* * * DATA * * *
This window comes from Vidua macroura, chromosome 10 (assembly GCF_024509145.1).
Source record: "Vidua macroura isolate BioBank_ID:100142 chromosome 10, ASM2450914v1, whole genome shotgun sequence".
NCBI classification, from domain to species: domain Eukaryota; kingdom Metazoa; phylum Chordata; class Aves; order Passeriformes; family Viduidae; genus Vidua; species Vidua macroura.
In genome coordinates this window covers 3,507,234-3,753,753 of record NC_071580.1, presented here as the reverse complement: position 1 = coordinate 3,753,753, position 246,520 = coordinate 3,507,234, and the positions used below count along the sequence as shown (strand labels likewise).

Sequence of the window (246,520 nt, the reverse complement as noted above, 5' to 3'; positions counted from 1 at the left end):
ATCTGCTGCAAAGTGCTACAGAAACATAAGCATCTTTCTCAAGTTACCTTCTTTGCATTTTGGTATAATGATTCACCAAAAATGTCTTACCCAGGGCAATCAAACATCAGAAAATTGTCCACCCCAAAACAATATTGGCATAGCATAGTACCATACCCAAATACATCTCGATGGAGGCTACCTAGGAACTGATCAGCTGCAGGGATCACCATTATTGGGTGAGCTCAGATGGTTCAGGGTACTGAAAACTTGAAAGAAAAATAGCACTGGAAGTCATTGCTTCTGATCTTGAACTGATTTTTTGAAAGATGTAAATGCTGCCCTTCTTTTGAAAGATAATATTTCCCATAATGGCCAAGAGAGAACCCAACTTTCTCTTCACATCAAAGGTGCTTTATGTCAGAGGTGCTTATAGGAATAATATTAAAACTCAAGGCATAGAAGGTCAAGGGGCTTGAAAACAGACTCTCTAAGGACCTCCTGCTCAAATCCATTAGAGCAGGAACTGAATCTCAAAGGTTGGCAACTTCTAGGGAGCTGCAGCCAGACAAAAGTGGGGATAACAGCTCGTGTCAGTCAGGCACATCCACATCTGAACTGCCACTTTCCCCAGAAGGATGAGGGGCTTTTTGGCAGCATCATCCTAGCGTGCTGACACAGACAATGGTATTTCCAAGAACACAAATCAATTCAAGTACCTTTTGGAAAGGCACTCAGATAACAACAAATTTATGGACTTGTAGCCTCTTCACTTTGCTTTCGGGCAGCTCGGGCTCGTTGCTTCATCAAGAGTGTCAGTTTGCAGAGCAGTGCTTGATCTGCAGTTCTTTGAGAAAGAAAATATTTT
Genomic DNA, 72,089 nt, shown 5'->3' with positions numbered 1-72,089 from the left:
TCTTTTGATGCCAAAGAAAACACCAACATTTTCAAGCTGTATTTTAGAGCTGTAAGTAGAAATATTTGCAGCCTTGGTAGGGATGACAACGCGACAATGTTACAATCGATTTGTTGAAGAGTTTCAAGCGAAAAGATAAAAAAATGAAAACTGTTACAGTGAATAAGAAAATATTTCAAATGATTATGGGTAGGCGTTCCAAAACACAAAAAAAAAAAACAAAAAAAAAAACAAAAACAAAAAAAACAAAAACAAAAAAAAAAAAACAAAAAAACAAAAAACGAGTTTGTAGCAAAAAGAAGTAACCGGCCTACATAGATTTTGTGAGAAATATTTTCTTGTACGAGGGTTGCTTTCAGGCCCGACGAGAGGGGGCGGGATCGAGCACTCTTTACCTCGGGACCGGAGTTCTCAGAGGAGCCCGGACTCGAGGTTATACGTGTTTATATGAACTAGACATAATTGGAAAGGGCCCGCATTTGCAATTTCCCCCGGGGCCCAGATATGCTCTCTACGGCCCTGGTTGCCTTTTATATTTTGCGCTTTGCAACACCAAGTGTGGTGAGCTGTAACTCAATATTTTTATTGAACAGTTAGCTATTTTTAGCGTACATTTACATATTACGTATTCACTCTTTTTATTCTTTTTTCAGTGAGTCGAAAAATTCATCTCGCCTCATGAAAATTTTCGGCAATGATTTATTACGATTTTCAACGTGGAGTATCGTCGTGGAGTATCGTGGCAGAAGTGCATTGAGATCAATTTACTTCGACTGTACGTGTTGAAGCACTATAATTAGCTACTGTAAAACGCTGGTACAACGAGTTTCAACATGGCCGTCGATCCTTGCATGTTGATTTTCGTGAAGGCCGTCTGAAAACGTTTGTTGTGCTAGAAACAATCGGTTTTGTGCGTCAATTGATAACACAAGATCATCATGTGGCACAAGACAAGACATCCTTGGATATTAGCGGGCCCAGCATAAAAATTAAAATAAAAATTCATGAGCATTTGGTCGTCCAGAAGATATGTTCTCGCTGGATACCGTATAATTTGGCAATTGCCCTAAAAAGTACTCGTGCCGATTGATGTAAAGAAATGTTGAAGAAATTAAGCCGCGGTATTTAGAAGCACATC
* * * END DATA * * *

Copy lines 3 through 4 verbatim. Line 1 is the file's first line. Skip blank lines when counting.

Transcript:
NCBI classification, from domain to species: domain Eukaryota; kingdom Metazoa; phylum Chordata; class Aves; order Passeriformes; family Viduidae; genus Vidua; species Vidua macroura.
In genome coordinates this window covers 3,507,234-3,753,753 of record NC_071580.1, presented here as the reverse complement: position 1 = coordinate 3,753,753, position 246,520 = coordinate 3,507,234, and the positions used below count along the sequence as shown (strand labels likewise).